LEARNING BEYOND THE CLASSROOM: PRIVATE TUITION – GOOD OR EVIL?
Today, children enter the education system at the age of just two and a half; by 16, many are undertaking more than ten ‘A’ levels when the minimum requirement is only three. It is not surprising therefore, that teaching time has also spread outside the eight-hour school day and expanded in the form of after-school private tuition. Often termed “shadow education”, private tuition has firmly established itself alongside the public and private education sectors and is widely acknowledged as the third major sector of education in Pakistan. Although the concept of “tuitions” has existed for some time, its spread and connotation has changed over the years. Previously, tuition classes were taken mainly by students preparing for board exams, with a handful of reputable instructors who were sought after for such classes. Now private tuition is no longer limited to secondary or higher secondary students, nor is it bound to the urban world. According to the Annual Status of Education Report (ASER), approximately 25% of primary school students and 26% of students living in rural areas receive paid after-school tuition in Pakistan. These classes range from one-to-one tutoring sessions held at students’ homes to larger classes held at tutoring academies. This high prevalence of private tuition and its nexus with mainstream schooling raises the question, why do students engage in private tuition? More importantly, how do these classes affect academic performance and the dynamics of the education sector in general?
Who engages in private tuition? It is often believed that such classes serve as a form of remedial education for low-performing students or supplement poor-quality mainstream public schooling. However, evidence from the Learning Educational and Achievement in Punjab Schools (LEAPS) survey and ASER data suggests the opposite – around 34% of private school students in the Punjab receive private tuition compared to only 11% of public school students (ASER, 2012). Moreover, analysis of the LEAPS data suggests that parents’ perception of their child’s intelligence is directly related to tuition uptake, i.e. the more intelligent the child is perceived to be by his or her parents, the more likely he or she is to receive tuition. This is not surprising: with the increasingly competitive nature of education and parents’ desire to help their children secure the greatest possible marks in their examinations, private tuition is thought to bolster the performance of students who are already doing well. If this is so then the next question that needs to be addressed is whether private tuition actually affects academic performance. Does it enhance student performance or simply over-burden the child, with negative consequences in terms of learning?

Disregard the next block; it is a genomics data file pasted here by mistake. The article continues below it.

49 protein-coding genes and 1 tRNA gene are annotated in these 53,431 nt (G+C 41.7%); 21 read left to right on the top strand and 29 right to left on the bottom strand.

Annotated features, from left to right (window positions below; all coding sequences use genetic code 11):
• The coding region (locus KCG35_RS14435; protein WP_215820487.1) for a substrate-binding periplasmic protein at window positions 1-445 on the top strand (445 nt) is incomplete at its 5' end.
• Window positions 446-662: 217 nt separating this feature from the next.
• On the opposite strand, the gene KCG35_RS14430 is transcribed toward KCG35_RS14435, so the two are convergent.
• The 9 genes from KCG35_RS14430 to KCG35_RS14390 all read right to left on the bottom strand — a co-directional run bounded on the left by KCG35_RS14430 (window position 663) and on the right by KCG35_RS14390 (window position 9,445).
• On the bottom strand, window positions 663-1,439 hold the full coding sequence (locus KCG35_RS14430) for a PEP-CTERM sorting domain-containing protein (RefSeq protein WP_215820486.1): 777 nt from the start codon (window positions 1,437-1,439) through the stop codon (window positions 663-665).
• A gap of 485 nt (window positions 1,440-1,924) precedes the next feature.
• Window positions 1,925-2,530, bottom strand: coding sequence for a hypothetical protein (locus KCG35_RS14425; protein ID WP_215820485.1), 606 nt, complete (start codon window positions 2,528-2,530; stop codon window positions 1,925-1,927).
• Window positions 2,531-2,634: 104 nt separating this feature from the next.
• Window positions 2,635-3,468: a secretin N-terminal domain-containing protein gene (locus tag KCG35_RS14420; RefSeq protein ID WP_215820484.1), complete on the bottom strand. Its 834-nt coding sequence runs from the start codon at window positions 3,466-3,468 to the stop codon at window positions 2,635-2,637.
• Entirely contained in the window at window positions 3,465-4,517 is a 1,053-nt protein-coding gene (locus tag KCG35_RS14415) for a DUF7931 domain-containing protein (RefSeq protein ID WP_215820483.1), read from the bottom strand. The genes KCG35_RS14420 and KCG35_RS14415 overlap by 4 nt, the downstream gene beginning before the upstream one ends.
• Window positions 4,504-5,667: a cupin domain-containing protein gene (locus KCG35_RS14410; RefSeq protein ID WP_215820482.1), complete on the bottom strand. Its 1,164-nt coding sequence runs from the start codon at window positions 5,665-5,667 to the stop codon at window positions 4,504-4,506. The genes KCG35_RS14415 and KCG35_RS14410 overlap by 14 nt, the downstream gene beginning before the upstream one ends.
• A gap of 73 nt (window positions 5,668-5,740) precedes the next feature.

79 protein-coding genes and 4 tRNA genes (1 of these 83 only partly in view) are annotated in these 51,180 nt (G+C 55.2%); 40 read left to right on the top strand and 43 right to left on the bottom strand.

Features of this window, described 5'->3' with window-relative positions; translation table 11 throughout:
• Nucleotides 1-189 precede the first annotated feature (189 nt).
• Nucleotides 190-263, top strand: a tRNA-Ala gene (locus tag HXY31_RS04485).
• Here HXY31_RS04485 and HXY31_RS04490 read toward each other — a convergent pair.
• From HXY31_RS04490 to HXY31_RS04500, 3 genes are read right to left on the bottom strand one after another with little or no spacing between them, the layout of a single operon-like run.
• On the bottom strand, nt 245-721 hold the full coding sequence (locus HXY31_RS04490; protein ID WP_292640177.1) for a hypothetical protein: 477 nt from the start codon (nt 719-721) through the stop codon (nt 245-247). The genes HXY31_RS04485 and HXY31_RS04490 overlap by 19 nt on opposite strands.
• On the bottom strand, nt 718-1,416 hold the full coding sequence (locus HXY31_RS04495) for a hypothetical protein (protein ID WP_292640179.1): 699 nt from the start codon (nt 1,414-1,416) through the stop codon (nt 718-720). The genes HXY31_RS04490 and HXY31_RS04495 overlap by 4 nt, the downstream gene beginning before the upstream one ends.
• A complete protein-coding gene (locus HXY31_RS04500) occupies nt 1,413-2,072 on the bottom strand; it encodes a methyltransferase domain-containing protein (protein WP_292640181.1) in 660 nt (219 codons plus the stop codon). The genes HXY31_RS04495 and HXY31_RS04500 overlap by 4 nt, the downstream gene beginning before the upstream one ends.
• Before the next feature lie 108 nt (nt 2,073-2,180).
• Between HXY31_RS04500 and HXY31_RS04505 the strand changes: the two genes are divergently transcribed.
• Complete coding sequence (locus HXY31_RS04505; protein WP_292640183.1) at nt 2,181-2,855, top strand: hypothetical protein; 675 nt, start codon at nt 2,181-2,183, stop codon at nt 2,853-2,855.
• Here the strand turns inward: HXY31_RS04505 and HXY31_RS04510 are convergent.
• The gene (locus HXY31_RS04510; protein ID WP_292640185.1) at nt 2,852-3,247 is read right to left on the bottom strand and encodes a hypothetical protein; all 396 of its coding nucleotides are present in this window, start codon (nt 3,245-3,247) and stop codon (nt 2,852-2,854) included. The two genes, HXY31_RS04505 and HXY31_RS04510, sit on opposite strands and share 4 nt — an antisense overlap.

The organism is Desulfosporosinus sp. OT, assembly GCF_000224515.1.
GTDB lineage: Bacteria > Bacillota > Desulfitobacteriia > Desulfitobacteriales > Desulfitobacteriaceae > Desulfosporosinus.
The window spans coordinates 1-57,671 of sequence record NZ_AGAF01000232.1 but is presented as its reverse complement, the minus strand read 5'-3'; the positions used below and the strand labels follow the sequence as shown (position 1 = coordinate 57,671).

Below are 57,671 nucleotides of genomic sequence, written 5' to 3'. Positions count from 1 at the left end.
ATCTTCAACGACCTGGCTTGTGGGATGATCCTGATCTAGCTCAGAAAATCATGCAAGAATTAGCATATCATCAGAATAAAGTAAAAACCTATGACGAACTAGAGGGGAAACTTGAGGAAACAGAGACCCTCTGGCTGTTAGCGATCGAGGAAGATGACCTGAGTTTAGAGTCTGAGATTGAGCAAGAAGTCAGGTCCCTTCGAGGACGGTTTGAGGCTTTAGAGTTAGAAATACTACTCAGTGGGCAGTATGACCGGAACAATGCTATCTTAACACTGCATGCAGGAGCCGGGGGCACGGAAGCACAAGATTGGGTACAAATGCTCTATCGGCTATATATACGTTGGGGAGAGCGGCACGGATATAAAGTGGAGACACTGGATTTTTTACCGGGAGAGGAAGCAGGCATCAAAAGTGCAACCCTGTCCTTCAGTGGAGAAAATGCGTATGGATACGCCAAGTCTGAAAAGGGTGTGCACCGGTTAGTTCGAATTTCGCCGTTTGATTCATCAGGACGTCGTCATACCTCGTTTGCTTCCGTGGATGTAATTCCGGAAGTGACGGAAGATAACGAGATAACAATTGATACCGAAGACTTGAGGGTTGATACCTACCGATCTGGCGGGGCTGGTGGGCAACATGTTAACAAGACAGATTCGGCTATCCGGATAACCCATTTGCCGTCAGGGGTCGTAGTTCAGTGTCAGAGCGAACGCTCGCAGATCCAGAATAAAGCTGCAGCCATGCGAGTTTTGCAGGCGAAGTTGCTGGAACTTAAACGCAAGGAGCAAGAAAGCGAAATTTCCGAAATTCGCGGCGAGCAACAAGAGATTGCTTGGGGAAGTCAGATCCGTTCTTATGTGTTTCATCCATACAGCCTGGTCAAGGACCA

Although ambiguous evidence exists on the impact of private tuition on learning, a number of studies on Pakistan and other countries suggest that private tuition often leads to gains in academic performance (see, for instance, Dang, 2007; Kang, 2007; Aslam & Atherton, 2013). Using the LEAPS data, Figure 1 below presents some evidence on the positive impact of private tuition on learning outcomes for public school students. The slope of the red line indicates a positive gain in academic performance for students who received private tuition in 2004. Although test scores seem to rise over time even for students who did not receive private tuition in any period, those who received private tuition in 2004 see a steeper rise in their test scores, especially in 2005, suggesting positive gains from tuition, which are realized with time.